>in the first part of the 20th century, and thus very much on the move.
>During World War II, Kim's father fled the Japanese occupation of Korea,
>escaping to northeast China -- not far from Yanji, where his son's dreams took
>shape half a century later.
>That dream -- to bring Western education to his countrymen -- first
>manifested itself some 17 years ago, when Kim built a small (1,750 students) but
>thriving, privately funded university in Yanji, the Yanbian University of
>Science and Technology (YUST).
>Twice this summer I met at length with Kim in Yanji, which abuts the North
>Korean border, and sits in Jilin province, where more than half of the
>citizens are ethnic Korean. Though pleasantly cool in the summer, this part of
>China is cold and dark in the winter, and Kim's standard greeting to
>visitors is "Welcome to the North Pole."
>He is endlessly energetic. When he's not off fundraising around the world,
>he bounces around the campus starting at six each morning, buttonholing
>students he happens upon. But these days, as the dedication of the school in
>North Korea draws near, he is more often than not in Pyongyang.
>He carries an American passport and has what amounts to a multiple-entry
>visa to the most closed country on the planet. (Although the Korean War
>ended more than 50 years ago, Washington has never signed a peace treaty with
>the North.) He wants to make sure the dedication stays on track.
>It has already been delayed once: PUST originally was to be dedicated last
>year, but Dear Leader Kim Jong Il had a stroke in the summer of 2008, and
>everything froze. Until very recently the overt hostility North Korea had
>evinced toward the U.S. and its allies cast real doubt as to whether PUST
>would ever open.
>And for that reason Kim is very, very careful to parse his language when
>he talks about the North Korean government. Read him what Ben Rosen said
>about the potential PUST has to change North Korea, and Kim interjects
>quickly: "We're not going to change North Korea. We're going to help it."
>Kim's success in America
>This is pretty heady stuff for a former small-business man who made enough
>money running a South Korean taxi company to move to Pensacola, Fla. (He
>had been visiting a cousin attending school in the Sunshine State and liked
>After arriving in America in 1976, he started a wig business. "In those
>days, South Korea dominated the wig export business," Kim recalled recently.
>"So I set up a business in Florida importing wigs from South Korea. It
>turned out to be pretty successful."
>Kim says he came to the U.S. for a straightforward reason, the same reason
>so many immigrants do: He figured it was the best place to "make some
>But money, for him, was always only going to be a means to an end. "I knew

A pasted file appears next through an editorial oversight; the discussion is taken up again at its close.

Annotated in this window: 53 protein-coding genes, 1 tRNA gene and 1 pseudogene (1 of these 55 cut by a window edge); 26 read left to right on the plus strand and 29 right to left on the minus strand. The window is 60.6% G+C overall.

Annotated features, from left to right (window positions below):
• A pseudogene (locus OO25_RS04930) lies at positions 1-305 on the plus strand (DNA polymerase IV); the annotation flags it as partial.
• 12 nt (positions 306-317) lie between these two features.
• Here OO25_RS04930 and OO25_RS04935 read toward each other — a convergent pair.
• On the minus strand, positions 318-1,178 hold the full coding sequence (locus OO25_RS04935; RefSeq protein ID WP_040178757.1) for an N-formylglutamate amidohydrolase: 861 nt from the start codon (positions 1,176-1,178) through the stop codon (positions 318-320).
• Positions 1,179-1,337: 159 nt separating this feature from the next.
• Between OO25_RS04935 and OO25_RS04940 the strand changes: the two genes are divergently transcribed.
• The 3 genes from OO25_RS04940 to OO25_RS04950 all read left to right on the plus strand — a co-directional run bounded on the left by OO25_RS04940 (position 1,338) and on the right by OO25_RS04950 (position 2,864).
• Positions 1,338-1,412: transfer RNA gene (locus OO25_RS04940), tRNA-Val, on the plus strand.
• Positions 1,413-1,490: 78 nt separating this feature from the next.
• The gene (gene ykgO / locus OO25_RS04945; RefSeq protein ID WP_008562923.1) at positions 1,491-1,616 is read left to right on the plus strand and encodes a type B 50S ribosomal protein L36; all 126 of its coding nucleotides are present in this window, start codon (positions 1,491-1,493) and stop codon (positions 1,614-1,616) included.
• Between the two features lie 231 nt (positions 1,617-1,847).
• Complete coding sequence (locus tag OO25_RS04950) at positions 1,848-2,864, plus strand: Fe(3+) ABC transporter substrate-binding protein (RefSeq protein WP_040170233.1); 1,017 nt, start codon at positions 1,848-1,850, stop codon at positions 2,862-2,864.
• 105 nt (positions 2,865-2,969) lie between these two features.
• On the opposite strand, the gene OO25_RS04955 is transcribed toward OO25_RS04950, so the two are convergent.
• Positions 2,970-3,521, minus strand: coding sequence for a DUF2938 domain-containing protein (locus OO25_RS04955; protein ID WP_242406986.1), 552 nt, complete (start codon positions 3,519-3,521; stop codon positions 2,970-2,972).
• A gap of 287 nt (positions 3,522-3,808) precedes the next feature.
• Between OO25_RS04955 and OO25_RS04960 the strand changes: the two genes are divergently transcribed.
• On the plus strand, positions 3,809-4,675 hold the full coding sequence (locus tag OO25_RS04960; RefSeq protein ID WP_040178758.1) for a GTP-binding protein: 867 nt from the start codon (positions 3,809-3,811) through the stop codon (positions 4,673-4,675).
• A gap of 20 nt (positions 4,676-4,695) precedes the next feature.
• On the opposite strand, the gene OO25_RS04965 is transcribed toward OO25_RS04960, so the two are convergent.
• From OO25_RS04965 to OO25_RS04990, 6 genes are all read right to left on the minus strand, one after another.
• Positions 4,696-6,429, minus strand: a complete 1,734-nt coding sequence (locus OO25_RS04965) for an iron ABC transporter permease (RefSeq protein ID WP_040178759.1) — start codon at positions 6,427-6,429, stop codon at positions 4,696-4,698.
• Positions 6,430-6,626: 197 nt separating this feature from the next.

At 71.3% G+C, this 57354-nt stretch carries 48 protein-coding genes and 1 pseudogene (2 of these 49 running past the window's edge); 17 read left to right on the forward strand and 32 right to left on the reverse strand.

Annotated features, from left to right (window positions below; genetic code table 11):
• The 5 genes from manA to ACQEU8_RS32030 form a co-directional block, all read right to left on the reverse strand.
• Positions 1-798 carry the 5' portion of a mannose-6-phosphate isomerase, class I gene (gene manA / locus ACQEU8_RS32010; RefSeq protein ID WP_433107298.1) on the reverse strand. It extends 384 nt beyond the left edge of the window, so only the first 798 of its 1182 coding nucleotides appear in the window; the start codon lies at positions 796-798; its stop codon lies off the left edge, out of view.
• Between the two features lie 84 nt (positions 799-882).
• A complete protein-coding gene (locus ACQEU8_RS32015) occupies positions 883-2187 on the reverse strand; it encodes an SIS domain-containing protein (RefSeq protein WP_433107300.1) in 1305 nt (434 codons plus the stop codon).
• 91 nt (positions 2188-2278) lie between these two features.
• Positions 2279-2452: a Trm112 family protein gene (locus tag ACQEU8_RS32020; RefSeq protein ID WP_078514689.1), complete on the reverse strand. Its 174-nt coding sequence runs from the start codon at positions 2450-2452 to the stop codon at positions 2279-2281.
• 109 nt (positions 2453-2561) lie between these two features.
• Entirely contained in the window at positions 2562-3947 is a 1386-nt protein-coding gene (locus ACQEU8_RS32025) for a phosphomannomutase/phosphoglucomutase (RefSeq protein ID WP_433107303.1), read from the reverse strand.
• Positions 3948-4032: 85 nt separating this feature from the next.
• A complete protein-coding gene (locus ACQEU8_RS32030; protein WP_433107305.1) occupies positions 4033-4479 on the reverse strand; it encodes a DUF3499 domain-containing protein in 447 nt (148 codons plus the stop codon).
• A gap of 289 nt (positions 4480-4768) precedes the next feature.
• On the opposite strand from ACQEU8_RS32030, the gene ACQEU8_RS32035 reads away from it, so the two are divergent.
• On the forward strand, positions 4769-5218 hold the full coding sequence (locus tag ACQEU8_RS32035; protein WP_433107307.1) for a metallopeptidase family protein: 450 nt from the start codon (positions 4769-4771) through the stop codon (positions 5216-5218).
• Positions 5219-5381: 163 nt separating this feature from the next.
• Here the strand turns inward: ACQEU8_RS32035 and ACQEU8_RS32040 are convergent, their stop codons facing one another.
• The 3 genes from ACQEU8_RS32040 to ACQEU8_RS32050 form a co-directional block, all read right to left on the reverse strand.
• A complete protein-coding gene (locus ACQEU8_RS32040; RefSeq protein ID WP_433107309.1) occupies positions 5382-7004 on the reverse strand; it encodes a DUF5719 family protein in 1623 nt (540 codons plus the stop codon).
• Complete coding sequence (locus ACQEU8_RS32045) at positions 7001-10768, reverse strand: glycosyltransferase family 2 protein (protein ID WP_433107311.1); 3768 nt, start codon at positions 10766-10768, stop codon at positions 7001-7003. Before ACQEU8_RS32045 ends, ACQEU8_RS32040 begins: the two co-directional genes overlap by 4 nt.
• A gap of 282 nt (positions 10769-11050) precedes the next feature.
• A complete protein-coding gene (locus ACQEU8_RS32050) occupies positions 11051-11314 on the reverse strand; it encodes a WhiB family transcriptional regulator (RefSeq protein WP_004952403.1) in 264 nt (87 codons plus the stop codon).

>that if I were to go to these two Communist countries -- China and North
>Korea -- and do what I wanted to do, it would not only provide me with some
>wealth, but a U.S. passport as well. You guys are the Roman Empire of your
>day; you can go pretty much wherever you want."
>His commercial landlord at the time, Frank Webb, recalls two things about
>James Kim: that he was a devout Christian, and that he always talked about
>setting up schools in China and North Korea.
>Kim added a clothes store in the 1980s, then bought a chain of women's
>shoe stores in Pensacola that he expanded successfully. In short, Kim and his
>wife, Grace, who helped him run the business, were living the American
>dream: They were recent immigrants who worked hard and were more than making a
>go of it. They were prospering. "By the mid-1980s we had three good
>businesses," Kim says now.
>And that's when he decided it was time to get on with his life's work.
>Leaving his wife behind in Florida to sell the family business and join him
>later, Kim headed for the northeastern part of China, where his father had
>been before him.
>Support from the Christian community
>Of all the nations in Asia where Christianity has tried to put down roots,
>Korea has been the most fertile ground. Roughly 20% of the population is
>Christian. Westerners who come to Seoul for the first time are often
>surprised by the number of neon crosses that glow atop churches in the city at
>But it is not only South Korea where Christian missionaries worked
>successfully to find converts. Long before war divided Korea at mid-century,
>Christian missionaries had gone to North Korea. Ruth Graham, the late wife of
>evangelist Billy Graham, went to prep school in Pyongyang in the 1920s.
>Kim is emblematic of just how deep those Christian roots run in Korea. His
>father converted to Christianity as a young man and attended a university
>in Pyongyang started by Presbyterian missionaries in 1897.